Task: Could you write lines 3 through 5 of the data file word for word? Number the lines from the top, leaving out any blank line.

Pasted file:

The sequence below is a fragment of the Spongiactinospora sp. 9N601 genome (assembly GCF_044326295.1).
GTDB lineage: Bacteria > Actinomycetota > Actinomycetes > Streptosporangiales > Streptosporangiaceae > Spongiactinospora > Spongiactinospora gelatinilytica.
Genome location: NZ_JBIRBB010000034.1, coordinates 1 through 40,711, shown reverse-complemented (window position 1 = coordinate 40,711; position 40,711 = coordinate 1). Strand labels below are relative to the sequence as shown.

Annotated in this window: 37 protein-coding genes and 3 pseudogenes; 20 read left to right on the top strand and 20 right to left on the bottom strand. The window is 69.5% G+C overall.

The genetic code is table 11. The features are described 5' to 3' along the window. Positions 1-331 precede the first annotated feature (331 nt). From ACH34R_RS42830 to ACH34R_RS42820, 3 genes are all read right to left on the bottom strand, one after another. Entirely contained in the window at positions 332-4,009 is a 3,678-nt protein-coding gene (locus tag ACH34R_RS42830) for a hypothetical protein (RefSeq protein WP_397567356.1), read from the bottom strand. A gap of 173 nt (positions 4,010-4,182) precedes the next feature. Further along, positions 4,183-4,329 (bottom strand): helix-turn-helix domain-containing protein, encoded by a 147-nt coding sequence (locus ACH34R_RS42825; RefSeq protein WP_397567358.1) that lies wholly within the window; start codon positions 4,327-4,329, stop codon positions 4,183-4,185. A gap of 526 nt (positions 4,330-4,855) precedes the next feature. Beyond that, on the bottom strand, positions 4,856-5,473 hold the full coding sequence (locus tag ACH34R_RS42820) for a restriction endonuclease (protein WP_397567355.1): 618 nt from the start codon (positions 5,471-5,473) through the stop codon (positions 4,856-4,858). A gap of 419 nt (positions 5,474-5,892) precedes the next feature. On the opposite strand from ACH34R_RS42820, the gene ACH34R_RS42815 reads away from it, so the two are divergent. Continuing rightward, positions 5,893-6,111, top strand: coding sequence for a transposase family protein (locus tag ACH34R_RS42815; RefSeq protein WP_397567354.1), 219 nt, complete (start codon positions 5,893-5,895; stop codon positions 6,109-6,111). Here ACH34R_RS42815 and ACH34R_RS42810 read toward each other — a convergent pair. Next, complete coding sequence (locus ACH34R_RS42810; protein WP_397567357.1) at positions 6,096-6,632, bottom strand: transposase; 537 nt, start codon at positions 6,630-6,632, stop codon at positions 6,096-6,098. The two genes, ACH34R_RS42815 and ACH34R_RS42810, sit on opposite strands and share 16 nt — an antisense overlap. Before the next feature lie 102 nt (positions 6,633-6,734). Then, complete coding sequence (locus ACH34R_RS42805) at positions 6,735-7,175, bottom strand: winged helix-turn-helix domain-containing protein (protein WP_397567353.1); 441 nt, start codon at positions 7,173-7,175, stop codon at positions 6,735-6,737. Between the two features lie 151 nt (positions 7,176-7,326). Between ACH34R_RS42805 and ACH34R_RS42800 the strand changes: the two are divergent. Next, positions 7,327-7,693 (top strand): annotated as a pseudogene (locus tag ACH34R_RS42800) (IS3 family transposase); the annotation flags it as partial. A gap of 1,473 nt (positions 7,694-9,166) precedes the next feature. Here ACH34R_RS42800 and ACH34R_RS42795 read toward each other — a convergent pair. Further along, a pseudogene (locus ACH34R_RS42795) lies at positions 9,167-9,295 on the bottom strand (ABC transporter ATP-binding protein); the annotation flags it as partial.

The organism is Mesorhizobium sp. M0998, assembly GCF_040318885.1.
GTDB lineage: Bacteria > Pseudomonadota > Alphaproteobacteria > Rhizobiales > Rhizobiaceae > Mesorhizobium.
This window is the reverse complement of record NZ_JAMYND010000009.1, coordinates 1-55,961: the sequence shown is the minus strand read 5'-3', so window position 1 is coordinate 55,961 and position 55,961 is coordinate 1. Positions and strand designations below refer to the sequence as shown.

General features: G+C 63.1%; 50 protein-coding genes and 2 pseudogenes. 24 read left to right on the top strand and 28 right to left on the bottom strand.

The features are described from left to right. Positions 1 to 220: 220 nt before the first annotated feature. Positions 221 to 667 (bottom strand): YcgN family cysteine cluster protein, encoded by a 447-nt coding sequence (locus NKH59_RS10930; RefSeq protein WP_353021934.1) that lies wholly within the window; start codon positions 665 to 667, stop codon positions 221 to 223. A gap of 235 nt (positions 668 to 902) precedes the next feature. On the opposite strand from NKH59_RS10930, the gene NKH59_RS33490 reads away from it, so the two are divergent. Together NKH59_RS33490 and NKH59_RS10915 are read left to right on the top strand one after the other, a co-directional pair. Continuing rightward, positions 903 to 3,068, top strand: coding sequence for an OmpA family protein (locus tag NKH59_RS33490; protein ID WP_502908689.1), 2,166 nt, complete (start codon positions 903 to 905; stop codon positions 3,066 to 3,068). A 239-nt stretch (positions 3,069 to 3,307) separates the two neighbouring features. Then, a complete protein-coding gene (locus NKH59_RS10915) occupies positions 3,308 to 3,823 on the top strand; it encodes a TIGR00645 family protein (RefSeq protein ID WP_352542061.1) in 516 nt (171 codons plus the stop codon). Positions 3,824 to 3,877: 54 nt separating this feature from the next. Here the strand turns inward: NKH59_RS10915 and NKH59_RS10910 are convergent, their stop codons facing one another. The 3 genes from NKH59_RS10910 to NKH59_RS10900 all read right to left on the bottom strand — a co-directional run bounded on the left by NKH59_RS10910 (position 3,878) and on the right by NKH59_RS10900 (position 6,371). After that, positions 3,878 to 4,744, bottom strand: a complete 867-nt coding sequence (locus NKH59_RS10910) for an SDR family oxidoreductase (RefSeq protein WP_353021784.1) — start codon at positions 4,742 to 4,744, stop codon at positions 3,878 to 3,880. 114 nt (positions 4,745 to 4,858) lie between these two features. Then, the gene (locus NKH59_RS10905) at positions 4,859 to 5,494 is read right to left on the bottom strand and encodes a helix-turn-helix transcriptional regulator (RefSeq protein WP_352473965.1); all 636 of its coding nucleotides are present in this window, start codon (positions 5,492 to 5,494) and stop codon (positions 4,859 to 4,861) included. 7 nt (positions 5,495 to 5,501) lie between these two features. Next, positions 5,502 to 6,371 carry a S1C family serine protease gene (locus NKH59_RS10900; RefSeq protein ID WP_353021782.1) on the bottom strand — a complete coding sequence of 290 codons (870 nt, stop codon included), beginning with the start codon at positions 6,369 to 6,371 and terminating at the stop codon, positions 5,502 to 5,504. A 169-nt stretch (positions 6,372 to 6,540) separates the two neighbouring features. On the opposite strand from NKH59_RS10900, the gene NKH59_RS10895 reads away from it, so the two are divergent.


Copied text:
Genome location: NZ_JBIRBB010000034.1, coordinates 1 through 40,711, shown reverse-complemented (window position 1 = coordinate 40,711; position 40,711 = coordinate 1). Strand labels below are relative to the sequence as shown.

Annotated in this window: 37 protein-coding genes and 3 pseudogenes; 20 read left to right on the top strand and 20 right to left on the bottom strand. The window is 69.5% G+C overall.

The genetic code is table 11. The features are described 5' to 3' along the window. Positions 1-331 precede the first annotated feature (331 nt). From ACH34R_RS42830 to ACH34R_RS42820, 3 genes are all read right to left on the bottom strand, one after another. Entirely contained in the window at positions 332-4,009 is a 3,678-nt protein-coding gene (locus tag ACH34R_RS42830) for a hypothetical protein (RefSeq protein WP_397567356.1), read from the bottom strand. A gap of 173 nt (positions 4,010-4,182) precedes the next feature. Further along, positions 4,183-4,329 (bottom strand): helix-turn-helix domain-containing protein, encoded by a 147-nt coding sequence (locus ACH34R_RS42825; RefSeq protein WP_397567358.1) that lies wholly within the window; start codon positions 4,327-4,329, stop codon positions 4,183-4,185. A gap of 526 nt (positions 4,330-4,855) precedes the next feature. Beyond that, on the bottom strand, positions 4,856-5,473 hold the full coding sequence (locus tag ACH34R_RS42820) for a restriction endonuclease (protein WP_397567355.1): 618 nt from the start codon (positions 5,471-5,473) through the stop codon (positions 4,856-4,858). A gap of 419 nt (positions 5,474-5,892) precedes the next feature. On the opposite strand from ACH34R_RS42820, the gene ACH34R_RS42815 reads away from it, so the two are divergent. Continuing rightward, positions 5,893-6,111, top strand: coding sequence for a transposase family protein (locus tag ACH34R_RS42815; RefSeq protein WP_397567354.1), 219 nt, complete (start codon positions 5,893-5,895; stop codon positions 6,109-6,111). Here ACH34R_RS42815 and ACH34R_RS42810 read toward each other — a convergent pair. Next, complete coding sequence (locus ACH34R_RS42810; protein WP_397567357.1) at positions 6,096-6,632, bottom strand: transposase; 537 nt, start codon at positions 6,630-6,632, stop codon at positions 6,096-6,098. The two genes, ACH34R_RS42815 and ACH34R_RS42810, sit on opposite strands and share 16 nt — an antisense overlap. Before the next feature lie 102 nt (positions 6,633-6,734). Then, complete coding sequence (locus ACH34R_RS42805) at positions 6,735-7,175, bottom strand: winged helix-turn-helix domain-containing protein (protein WP_397567353.1); 441 nt, start codon at positions 7,173-7,175, stop codon at positions 6,735-6,737. Between the two features lie 151 nt (positions 7,176-7,326). Between ACH34R_RS42805 and ACH34R_RS42800 the strand changes: the two are divergent. Next, positions 7,327-7,693 (top strand): annotated as a pseudogene (locus tag ACH34R_RS42800) (IS3 family transposase); the annotation flags it as partial. A gap of 1,473 nt (positions 7,694-9,166) precedes the next feature. Here ACH34R_RS42800 and ACH34R_RS42795 read toward each other — a convergent pair. Further along, a pseudogene (locus ACH34R_RS42795) lies at positions 9,167-9,295 on the bottom strand (ABC transporter ATP-binding protein); the annotation flags it as partial.